"…Good God, for a man who solicits insurance", wrote Dorothy Parker, although she didn’t really live up to this, in the sense that, as I understand it, she kept on going for impressive if fundamentally rubbish men as opposed to dull but worthy ones. However, anyone who bothers to read this blog (Hello, Mum!) will probably have gathered that I too, am pretty down on the sort of person who has to be out saving the world every weekend. No doubt this shows the fundamental self-centredness of my temperament and I will come to regret my failure to go on more demos when global warming leads to London being submerged by floods and I have to flee to a refugee camp in Amersham. But it is as it is, and if I’m going to subscribe to a philosophy of "Oh, blow all those idealists", I should perhaps try and set it out in a more positive way. Re-reading my posts (yes, I should get out more), a lot of them seem to be critical of other people’s ideas without putting forward any of my own.
I suppose that what I believe in might be called reactive government. Fundamentally, I think that society (and the world generally) is changing all the time, whether we want it to or not. What almost everyone involved in politics in any sense seems to want to do, from world leaders like Barack Obama to well-meaning Guardian readers who sign petitions, is to push it to change in particular directions that suit their pre-conceived ideas of how the world should be. This is true of all politicians – even those who label themselves conservative are to some extent operating under false pretences, since they are in fact as much in favour of changing things that don’t suit their pre-conceptions as radicals, like Margaret Thatcher imposing the free market or David Cameron cutting back on "Big Government". I don’t think it is right for a politician or anyone else to do this, firstly, because such attempts never work; the ideology comes up against practical limits, and fails, to the dissolution of all concerned. No human being has the wisdom to claim that they know how society should operate; it’s bigger than all of us. Secondly, in extreme cases, the ideology is imposed at a terrible human cost – Fascism or Communism are examples.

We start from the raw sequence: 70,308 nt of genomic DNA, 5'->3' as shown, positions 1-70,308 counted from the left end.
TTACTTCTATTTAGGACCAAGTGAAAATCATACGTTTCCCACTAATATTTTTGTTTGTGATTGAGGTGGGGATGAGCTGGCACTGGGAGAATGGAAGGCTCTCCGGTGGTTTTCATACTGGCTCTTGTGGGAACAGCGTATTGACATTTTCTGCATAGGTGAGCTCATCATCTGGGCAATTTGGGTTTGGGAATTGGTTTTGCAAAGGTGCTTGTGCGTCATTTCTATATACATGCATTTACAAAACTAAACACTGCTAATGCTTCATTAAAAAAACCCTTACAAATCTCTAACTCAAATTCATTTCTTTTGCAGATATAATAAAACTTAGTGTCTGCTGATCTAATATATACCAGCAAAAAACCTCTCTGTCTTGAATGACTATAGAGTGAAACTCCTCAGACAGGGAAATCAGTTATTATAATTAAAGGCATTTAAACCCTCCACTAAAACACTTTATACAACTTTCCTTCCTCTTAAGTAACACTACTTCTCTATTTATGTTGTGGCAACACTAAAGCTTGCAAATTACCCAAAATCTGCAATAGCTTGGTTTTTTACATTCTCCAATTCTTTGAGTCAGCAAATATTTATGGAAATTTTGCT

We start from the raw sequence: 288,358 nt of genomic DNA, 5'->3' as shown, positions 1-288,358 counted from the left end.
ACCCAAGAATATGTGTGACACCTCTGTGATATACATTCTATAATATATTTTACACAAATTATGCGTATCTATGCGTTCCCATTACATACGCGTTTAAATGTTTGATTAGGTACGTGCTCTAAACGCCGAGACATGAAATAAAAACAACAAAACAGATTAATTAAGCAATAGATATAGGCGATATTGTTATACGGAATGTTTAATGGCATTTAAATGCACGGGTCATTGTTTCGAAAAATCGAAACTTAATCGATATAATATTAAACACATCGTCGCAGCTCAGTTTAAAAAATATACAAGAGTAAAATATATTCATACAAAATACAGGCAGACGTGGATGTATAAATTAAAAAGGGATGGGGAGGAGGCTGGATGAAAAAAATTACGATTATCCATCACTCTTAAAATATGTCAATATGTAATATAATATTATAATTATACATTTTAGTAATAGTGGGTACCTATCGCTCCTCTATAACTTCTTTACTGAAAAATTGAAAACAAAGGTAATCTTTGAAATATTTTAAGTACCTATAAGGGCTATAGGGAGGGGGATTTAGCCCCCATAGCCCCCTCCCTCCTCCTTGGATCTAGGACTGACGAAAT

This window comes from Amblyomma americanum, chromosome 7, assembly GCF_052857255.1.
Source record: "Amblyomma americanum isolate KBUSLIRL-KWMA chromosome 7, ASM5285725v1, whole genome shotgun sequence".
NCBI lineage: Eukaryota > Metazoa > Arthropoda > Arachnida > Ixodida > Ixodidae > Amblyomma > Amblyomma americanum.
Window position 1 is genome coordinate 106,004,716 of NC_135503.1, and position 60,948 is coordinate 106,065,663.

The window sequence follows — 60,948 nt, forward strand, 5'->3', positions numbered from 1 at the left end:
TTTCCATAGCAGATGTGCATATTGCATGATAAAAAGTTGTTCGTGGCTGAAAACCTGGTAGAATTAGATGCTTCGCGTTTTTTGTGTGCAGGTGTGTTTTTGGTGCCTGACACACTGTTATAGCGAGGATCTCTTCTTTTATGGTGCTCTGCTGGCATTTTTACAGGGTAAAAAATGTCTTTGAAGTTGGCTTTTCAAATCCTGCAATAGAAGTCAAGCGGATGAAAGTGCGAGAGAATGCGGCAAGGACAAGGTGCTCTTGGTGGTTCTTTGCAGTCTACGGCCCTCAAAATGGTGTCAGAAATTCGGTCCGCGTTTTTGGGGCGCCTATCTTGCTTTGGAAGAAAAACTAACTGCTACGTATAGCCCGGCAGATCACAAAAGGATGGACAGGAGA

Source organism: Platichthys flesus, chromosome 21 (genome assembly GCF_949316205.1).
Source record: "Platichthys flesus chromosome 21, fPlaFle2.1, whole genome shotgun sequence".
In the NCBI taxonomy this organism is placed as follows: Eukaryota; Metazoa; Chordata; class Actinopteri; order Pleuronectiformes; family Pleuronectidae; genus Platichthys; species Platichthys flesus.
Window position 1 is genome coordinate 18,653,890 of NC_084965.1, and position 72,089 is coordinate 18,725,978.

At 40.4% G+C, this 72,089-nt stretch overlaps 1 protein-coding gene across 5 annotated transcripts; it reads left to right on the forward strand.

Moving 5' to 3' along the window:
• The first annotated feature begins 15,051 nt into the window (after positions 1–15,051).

What politicians should be doing is saying – "Our basic job is to resolve disputes in society and we will do this. We have no policies and we have no pre-conceived notions of what society should be like and how life should be lived. How society ends up is the responsibility of those who form it. When there is clearly a social consensus that something needs reforming, we will respond to that, but we will not set out with a wish list of things we want changed and we will resist the siren voices of well-meaning people who want to battle something they perceive as evil, because frankly, how do they know it is? We will also resist the siren voices of apparently well meaning people who claim to want to battle something they perceive as evil but in reality want some money to be given to an interest group that they represent. The two categories are unfortunately not mutually exclusive. Human effort cannot produce a perfect world. It is unlikely to produce a world that is much less evil than the present one, although it may eliminate particular evils along the way. We will take no notice of sententious people who say that all that is necessary for evil to triumph is that good men should do nothing. You should try seeing how fast things go up the spout when good men start doing something."
So that’s the solution to all political problems (ha!) wrapped up then – now for some exclusive dialogue which probably doesn’t appear in the new film "The Last Airbender", a fantasy film set on an alien planet where those with magic powers over the four elements are referred to as benders:-
1. "Do not underestimate the power of the benders."
2. "How did your flat come to have these air, water, earth and fire symbols painted on the walls?"
"Oh, my interior decorators were a bunch of benders."
3. "You are truly a colossal bender."
4. "My friend went off on a bender two days ago and I haven’t seen him since."
5. "This film probably won’t be very successful with most people, but it will definitely be a must see for benders and those who appreciate them."